By the end of next year, corporate earnings may have recovered from the anticipated pandemic-induced slump — at least if analysts are right.

What's going on: EPS forecasts for this year have plunged to $128 per share from the $161 expected before the pandemic hit, according to FactSet.

Within the last month, earnings expectations for next year have remained steady. Meantime, expectations for 2o22 have actually edged higher within that same time period.

  • Projections for both are still way below where they were at the beginning of 2020 when it looked as though the economy would continue to hum along.

The bottom line: Prospects of a V-shaped recovery are all but dead — except (so far) in the eyes of analysts projecting S&P 500 EPS.

  • “Analysts are expecting a ‘V’ shaped recovery in corporate earnings, and Q2 is supposed to be the nadir,” Nicholas Colas, co-founder of DataTrek Research, said in a note this week.

Go deeper: Corporate debt issuance has already topped $1 trillion in 2020

Go deeper

Shale's struggles will persist despite a rise in oil prices

Illustration: Sarah Grillo/Axios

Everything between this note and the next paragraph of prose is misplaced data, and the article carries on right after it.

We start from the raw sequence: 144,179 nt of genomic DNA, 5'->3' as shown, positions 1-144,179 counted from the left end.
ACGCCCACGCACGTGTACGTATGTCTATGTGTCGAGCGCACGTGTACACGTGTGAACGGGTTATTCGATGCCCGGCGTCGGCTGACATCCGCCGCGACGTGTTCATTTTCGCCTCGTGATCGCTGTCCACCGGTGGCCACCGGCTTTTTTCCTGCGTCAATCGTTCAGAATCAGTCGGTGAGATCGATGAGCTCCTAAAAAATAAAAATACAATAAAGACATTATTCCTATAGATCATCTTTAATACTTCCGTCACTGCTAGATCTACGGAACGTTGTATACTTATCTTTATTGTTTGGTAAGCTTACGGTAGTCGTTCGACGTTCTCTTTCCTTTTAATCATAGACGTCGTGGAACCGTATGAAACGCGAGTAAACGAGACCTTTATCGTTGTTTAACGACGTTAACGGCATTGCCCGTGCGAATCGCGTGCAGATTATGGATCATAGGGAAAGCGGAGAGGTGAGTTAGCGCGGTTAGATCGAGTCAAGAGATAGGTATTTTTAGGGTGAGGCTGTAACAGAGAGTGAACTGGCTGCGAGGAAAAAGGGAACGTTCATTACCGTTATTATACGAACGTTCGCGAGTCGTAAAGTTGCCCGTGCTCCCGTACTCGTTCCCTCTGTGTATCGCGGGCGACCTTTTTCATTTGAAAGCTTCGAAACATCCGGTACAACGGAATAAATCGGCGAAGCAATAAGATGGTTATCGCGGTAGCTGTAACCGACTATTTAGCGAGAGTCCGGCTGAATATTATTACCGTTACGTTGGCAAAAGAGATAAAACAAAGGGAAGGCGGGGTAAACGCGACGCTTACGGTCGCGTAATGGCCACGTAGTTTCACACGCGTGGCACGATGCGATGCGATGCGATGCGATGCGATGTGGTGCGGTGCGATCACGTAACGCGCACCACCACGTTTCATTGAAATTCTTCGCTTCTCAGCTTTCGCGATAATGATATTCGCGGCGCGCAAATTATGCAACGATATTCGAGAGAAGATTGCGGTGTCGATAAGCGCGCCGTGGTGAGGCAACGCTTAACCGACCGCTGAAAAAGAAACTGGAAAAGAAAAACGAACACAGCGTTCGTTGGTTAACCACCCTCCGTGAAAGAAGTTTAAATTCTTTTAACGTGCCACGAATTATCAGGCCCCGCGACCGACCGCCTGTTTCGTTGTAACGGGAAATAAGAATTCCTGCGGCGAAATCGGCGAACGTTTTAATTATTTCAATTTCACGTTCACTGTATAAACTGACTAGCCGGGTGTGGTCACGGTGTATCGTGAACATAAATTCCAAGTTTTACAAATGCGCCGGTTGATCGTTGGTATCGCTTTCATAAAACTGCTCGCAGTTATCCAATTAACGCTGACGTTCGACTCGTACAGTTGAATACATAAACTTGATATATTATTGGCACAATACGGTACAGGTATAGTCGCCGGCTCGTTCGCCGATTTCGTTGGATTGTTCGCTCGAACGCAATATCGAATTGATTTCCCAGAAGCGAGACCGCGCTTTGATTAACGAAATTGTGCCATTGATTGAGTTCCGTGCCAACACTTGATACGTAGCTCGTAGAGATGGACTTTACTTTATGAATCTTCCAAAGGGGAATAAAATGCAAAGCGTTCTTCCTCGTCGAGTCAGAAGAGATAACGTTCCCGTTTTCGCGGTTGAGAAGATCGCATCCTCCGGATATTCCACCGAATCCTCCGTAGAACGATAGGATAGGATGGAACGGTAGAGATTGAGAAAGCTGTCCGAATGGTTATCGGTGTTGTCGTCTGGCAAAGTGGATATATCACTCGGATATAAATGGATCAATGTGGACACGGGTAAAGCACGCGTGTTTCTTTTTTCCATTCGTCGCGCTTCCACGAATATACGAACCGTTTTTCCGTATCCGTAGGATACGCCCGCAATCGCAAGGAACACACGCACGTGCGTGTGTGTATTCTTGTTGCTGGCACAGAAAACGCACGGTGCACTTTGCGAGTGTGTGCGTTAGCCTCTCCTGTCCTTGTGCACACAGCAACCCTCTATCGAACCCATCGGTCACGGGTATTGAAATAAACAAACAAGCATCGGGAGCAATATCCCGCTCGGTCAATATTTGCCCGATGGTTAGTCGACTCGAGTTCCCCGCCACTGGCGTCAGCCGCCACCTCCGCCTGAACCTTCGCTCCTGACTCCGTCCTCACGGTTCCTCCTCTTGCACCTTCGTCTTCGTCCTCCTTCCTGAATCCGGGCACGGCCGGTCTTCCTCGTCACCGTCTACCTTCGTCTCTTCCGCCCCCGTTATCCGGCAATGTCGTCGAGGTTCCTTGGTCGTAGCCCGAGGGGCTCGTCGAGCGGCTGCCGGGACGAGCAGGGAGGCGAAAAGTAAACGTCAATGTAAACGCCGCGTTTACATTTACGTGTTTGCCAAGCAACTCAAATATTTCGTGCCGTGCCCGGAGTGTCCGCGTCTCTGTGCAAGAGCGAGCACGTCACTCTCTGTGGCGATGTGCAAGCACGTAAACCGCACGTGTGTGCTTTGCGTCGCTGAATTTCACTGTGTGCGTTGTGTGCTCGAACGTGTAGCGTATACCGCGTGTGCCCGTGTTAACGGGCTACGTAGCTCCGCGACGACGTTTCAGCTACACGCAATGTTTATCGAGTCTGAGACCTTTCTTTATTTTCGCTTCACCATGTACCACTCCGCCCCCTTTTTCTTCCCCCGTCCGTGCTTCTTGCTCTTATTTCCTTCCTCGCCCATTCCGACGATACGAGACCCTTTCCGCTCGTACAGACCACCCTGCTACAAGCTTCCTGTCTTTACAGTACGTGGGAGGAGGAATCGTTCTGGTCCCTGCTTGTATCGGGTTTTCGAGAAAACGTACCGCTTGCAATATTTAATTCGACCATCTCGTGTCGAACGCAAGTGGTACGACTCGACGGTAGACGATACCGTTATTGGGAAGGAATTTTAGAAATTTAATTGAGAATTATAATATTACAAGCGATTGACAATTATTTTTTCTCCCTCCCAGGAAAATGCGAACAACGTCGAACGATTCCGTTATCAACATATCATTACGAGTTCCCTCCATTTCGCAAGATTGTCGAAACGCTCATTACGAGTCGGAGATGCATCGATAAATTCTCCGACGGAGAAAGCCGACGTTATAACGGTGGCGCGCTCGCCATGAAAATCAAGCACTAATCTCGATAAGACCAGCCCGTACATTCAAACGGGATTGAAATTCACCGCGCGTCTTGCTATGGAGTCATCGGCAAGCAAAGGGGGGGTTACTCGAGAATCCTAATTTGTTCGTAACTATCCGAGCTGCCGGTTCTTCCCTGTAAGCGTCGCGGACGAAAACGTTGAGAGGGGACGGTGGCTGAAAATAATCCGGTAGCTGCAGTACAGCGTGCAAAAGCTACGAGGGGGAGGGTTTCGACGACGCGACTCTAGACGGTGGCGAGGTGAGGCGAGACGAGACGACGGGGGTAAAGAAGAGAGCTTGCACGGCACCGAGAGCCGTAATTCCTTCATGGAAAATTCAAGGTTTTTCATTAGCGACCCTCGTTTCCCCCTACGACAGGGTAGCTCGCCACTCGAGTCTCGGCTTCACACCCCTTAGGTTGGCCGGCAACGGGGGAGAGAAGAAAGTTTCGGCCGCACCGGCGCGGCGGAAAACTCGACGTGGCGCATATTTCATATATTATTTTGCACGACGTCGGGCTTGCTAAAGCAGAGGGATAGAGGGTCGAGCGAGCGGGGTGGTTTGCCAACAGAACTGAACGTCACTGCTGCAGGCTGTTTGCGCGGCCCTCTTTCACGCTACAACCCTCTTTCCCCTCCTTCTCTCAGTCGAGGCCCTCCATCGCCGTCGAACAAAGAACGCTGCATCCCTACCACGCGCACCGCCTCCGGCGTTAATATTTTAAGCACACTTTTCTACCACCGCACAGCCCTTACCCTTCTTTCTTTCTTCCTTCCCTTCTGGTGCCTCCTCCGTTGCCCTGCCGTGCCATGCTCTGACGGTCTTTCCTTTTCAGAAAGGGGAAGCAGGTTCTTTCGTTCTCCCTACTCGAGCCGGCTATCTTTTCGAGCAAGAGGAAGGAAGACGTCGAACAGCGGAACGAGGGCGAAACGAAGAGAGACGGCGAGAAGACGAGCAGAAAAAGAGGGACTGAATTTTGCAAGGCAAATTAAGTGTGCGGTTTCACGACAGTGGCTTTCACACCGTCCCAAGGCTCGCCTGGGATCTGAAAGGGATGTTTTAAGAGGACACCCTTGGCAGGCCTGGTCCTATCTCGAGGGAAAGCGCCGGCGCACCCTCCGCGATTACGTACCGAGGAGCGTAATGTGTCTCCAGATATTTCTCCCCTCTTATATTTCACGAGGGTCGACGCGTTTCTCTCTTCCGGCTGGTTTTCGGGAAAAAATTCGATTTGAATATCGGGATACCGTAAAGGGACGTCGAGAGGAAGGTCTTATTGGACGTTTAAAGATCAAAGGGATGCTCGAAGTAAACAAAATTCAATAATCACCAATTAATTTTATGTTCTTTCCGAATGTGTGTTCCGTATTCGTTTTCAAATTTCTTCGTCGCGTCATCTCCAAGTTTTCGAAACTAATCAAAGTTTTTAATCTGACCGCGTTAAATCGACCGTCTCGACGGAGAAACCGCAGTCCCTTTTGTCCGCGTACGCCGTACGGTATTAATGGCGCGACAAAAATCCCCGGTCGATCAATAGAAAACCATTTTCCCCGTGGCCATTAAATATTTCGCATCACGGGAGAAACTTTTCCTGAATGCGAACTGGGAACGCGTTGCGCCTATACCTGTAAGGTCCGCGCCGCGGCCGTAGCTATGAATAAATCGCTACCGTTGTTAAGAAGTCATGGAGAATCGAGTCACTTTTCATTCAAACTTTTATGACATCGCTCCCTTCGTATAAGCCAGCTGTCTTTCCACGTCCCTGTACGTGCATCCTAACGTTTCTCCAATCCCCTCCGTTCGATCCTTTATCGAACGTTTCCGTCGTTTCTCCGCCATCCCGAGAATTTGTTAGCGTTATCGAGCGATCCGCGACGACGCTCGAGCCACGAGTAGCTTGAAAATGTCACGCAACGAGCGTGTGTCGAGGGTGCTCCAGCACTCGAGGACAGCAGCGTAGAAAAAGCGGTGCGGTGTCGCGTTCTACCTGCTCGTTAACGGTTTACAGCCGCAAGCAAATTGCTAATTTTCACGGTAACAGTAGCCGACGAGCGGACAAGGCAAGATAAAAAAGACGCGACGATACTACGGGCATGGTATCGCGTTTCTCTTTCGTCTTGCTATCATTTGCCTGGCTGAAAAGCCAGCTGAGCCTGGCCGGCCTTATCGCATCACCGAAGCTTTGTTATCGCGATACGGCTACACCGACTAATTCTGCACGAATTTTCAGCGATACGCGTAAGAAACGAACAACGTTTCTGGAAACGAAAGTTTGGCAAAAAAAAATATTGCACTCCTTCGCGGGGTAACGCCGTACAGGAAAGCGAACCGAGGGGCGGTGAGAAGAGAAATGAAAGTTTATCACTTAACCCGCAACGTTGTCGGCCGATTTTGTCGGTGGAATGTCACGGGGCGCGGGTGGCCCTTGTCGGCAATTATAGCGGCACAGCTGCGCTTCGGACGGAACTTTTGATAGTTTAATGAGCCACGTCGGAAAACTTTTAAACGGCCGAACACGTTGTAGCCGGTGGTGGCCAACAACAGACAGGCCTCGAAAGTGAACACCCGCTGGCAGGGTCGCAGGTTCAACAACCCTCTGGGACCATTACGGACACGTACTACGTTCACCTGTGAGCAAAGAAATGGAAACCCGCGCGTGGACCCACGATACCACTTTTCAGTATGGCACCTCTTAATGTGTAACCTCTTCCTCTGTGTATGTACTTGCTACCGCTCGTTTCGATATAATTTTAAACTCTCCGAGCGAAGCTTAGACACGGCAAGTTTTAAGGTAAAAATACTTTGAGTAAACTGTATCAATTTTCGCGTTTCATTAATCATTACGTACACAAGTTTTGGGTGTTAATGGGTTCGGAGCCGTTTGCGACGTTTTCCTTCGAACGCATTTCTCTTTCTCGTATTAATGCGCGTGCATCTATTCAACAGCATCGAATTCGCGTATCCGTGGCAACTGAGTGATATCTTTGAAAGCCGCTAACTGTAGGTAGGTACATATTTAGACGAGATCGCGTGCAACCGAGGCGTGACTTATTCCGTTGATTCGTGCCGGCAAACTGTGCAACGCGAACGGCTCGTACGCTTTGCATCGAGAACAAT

WTI, the benchmark U.S. oil future, traded Wednesday morning at its highest since early March — highlighting how the worst of shale's crisis is seemingly over, though more bankruptcies likely lie ahead.

Why it matters: Its price at the time — $43 — is still too low for many producers to do well, though it varies from company to company.

How small businesses got stiffed by the coronavirus pandemic

Illustration: Aïda Amer/Axios

The story of American businesses in the coronavirus pandemic is a tale of two markets — one made up of tech firms and online retailers as winners awash in capital, and another of brick-and-mortar mom-and-pop shops that is collapsing.

Why it matters: The coronavirus pandemic has created an environment where losing industries like traditional retail and hospitality as well as a sizable portion of firms owned by women, immigrants and people of color are wiped out and may be gone for good.

Apple's antitrust fight turns Epic

Illustration: Aïda Amer/Axios

Millions of angry gamers may soon join the chorus of voices calling for an antitrust crackdown on Apple, as the iPhone giant faces a new lawsuit and PR blitz from Epic Games, maker of mega-hit Fortnite.

Why it matters: Apple is one of several Big Tech firms accused of violating the spirit, if not the letter, of antitrust law. A high-profile lawsuit could become a roadmap for either building a case against tech titans under existing antitrust laws or writing new ones better suited to the digital economy.